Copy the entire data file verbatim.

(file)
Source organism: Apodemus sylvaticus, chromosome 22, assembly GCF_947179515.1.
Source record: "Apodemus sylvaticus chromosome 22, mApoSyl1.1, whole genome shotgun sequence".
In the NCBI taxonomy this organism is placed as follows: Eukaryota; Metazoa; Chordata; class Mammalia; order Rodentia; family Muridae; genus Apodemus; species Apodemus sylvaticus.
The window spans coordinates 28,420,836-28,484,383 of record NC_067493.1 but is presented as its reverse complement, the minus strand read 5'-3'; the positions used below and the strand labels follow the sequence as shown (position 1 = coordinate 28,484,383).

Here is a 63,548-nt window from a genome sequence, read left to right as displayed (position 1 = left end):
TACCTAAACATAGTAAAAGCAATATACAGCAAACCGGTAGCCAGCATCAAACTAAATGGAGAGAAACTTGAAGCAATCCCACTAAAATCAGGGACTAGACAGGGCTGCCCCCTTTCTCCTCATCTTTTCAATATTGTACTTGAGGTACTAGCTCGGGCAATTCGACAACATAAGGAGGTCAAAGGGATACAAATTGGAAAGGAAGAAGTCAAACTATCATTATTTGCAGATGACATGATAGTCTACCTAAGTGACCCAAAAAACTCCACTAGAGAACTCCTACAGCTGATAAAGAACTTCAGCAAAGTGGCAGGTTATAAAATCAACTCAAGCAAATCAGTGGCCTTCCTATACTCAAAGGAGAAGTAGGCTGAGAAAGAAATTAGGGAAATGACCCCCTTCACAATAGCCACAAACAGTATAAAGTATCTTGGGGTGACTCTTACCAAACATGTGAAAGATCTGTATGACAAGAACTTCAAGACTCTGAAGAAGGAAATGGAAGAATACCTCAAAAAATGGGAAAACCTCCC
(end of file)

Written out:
Source organism: Apodemus sylvaticus, chromosome 22, assembly GCF_947179515.1.
Source record: "Apodemus sylvaticus chromosome 22, mApoSyl1.1, whole genome shotgun sequence".
In the NCBI taxonomy this organism is placed as follows: Eukaryota; Metazoa; Chordata; class Mammalia; order Rodentia; family Muridae; genus Apodemus; species Apodemus sylvaticus.
The window spans coordinates 28,420,836-28,484,383 of record NC_067493.1 but is presented as its reverse complement, the minus strand read 5'-3'; the positions used below and the strand labels follow the sequence as shown (position 1 = coordinate 28,484,383).

Here is a 63,548-nt window from a genome sequence, read left to right as displayed (position 1 = left end):
TACCTAAACATAGTAAAAGCAATATACAGCAAACCGGTAGCCAGCATCAAACTAAATGGAGAGAAACTTGAAGCAATCCCACTAAAATCAGGGACTAGACAGGGCTGCCCCCTTTCTCCTCATCTTTTCAATATTGTACTTGAGGTACTAGCTCGGGCAATTCGACAACATAAGGAGGTCAAAGGGATACAAATTGGAAAGGAAGAAGTCAAACTATCATTATTTGCAGATGACATGATAGTCTACCTAAGTGACCCAAAAAACTCCACTAGAGAACTCCTACAGCTGATAAAGAACTTCAGCAAAGTGGCAGGTTATAAAATCAACTCAAGCAAATCAGTGGCCTTCCTATACTCAAAGGAGAAGTAGGCTGAGAAAGAAATTAGGGAAATGACCCCCTTCACAATAGCCACAAACAGTATAAAGTATCTTGGGGTGACTCTTACCAAACATGTGAAAGATCTGTATGACAAGAACTTCAAGACTCTGAAGAAGGAAATGGAAGAATACCTCAAAAAATGGGAAAACCTCCC